“Dinu Lipatti’s Bones” Album: The Sunset Tree

Lyrical Evidence of Greatness: “You were looking at the void and seldom blinking/ The best that I could do/ Was to train my eyes on you”

Plot: Dinu Lippatti was a pianist who died of cancer at a young age, and his “bones” could refer to the music that was left behind. Within the song is a relationship where Darnielle’s counterpart seems hardened, far-gone, while he struggles to match that removed state of being. We all know how these sort of affairs end (not well), but the character in the song doesn’t know it yet, and that is where the intrigue of wanting to hear more of the story lies.

“This Year” Album: The Sunset Tree

Lyrical Evidence of Genius: “I am going to make it through this year if it kills me.”

Plot: A coming-of-age tale, a teenage hero escapes his broken home through video games, booze, and a girl named Kathy. Every dude writer has written this book, and some of them are among the best.

“Your Belgian Things” Album: We Shall All Be Healed

Lyrical Evidence of Greatness: “A tiger’s never gonna change its stripes/ I guess/ I guess/ But Jesus what a mess/ One way in and no way out”

Plot: Darnielle has often said that the characters of his meth-related songs — the people he knew — are either dead or in jail. In “Your Belgian Things,” we see one of these people near death, in a hospital, and the hopelessness of a better outcome for her or anyone else. Knowing that at least Darnielle made it out of this world both alive and free makes for a strong, if still depressing, conclusion to this plot line.

“You Were Cool” Album: Unreleased

Lyrical Evidence of Greatness: “It’s good to be young, but let’s not kid ourselves/ It’s better to pass on through those years and come out the other side/ With our hearts still beating/ Having stared down demons/ Come back breathing”

Plot: Though Darnielle hasn’t even recorded this song yet, its story of a girl who’s mistreated in high school and the hope that she has a happy life now, years later, is sweet and earnest. The novel could delve into the people you forget over the years and the ones you never can, and the aching curiosity to find out how they all turned out.

“Harlem Roulette” Album: Transcendental Youth

Lyrical Evidence of Greatness: “Every dream’s a good dream/ Even awful dreams are good dreams/ If you’re doing it right”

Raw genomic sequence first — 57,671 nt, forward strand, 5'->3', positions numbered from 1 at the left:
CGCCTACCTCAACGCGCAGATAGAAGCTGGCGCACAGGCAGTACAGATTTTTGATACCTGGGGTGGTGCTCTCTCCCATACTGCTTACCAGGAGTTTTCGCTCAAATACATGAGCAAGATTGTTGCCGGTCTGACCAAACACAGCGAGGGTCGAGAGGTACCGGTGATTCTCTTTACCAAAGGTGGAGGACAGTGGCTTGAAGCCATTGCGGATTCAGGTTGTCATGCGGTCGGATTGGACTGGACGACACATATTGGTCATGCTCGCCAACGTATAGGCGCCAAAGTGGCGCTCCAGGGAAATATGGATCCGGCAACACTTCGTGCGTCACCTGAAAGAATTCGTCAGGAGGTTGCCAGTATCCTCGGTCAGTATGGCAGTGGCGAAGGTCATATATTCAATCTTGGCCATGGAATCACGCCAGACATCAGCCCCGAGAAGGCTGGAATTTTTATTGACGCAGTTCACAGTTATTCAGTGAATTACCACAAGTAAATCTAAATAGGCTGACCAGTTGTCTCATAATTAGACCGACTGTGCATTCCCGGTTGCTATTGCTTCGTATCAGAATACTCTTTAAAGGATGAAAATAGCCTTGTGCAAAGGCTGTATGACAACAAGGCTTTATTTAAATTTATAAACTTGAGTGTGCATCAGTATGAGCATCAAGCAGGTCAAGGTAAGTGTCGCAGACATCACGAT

Plot: One of the more specific and straightforward Mountain Goats songs, the track tells the story of the last night in the life of Frankie Lyman, the singer of “Why Do Fools Fall in Love?” As Darnielle explains it,

He had one of the most beautiful voices ever, and then got drafted in the middle of his fame and then went AWOL, but by that time his voice had changed and he was, and music had kind of moved on. He was having a hard time trying to fit in, but there were a bunch of little labels, and one called Roulette offered him a deal and he went in and tracked a bunch of songs, you know, in those days you’d go in and track ten songs, you know, and then leave, and he did, and he had gotten just enough money to, uh, buy some more dope, and he went home and overdosed. “Seabreeze,” the song I mention in the last verse, is one of the last things he recorded. Yeah, it’s uh — I don’t know why, because I myself was not a child star, but people who get famous too young, and then it just ruins them as people, I get really sad thinking about it.

“Linda Blair Was Born Innocent” Album: We Shall All Be Healed

Lyrical Evidence of Greatness: “Hungry for love/ Ready to drown/ So tie down the sails tonight/ We’re going downtown”

Plot: In this drug tale, we find addicts leaving the safe confines of the house for the horror and excitement that is the city. The sympathy and realism that are present in his drug songs would seem perfect for expansion in novel form, perhaps with Darnielle as the hero emerging from the scene unscathed… or perhaps the opposite.

“Hast Thou Considered the Tetrapod” Album: The Sunset Tree